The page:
I've been a Linux user since 2007, and since that time only used Windows sporadically - mostly on other people's computers. The long experience with Linux has allowed me, however, to spot some flaws that have for some reason gone unnoticed by the developers and even by the users. Not that I have an intention to praise Windows - Linux is of course vastly superior - however, there are things that it got right even 15 years ago, that Linux still struggles with - and since no one else mentions them, I will be happy to take that job.
One of the most common reasons people are reluctant to switch to Linux. Needless to say, in Windows games just work - while the less said about Wine, the better. Nothing has made me rip more hair out than fucking Wine - it had problems running even 20 year old games. Sound or videos not playing, color distortions, random crashes are just some of the issues I've encountered. I've even had one very old game fix itself into a really small window size for some reason. And this is regardless of the convoluted WineHQ "solutions", which rarely actually work - that is, if your game is even there. Frontends to Wine just reek of desperation - PlayOnLinux keeps a different Wine version and configuration for every fucking game - talk about inefficient. And of course, only certain games are supported. If more developers coded games with Linux support, this wouldn't be such a huge problem - but for now, the massive advantage Windows has cannot be denied.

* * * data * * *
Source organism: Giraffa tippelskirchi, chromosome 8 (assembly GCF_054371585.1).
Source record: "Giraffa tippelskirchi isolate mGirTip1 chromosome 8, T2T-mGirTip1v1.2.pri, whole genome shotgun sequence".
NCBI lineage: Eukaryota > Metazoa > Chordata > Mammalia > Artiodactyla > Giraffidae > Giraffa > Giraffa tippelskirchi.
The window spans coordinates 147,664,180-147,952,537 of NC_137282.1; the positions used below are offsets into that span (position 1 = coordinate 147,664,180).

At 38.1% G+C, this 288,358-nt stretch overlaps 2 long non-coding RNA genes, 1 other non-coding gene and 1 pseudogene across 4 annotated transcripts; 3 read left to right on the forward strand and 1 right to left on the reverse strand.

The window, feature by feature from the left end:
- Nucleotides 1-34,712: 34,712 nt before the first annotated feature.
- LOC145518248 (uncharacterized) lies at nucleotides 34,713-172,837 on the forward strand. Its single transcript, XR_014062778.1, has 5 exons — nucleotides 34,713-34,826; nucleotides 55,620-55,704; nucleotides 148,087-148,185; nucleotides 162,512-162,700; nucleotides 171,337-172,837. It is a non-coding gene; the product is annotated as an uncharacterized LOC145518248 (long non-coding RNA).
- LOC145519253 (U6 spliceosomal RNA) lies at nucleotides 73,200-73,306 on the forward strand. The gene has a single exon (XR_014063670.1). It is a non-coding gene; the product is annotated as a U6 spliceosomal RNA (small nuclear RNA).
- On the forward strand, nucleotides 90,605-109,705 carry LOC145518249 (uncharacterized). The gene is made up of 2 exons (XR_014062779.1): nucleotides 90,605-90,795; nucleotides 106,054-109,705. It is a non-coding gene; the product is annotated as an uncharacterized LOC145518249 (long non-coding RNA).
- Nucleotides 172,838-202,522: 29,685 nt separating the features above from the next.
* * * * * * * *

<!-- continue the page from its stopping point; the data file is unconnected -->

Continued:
Since at least W98, anytime that an application couldn't run or crashed, Windows showed a dialog box with information on what went wrong. In Linux, you have to launch a program from the terminal if you want to see the errors. That, however, does not mean they will be human readable - while in Windows, if there's a DLL missing for example, you will always know.
Windows, since at least 98, has included a great, interactive help tool that can diagnose and fix problems with audio, graphics, internet, everything. In Linux, "help" means reading barely intelligible man pages - and even then, you have to know what you're looking for. Though some distros do try to include general help tools, they're almost always online, and never interactive like Windows'. Or you can go on the Internet, and deal with fanboys telling you to RTFM (that doesn't exist).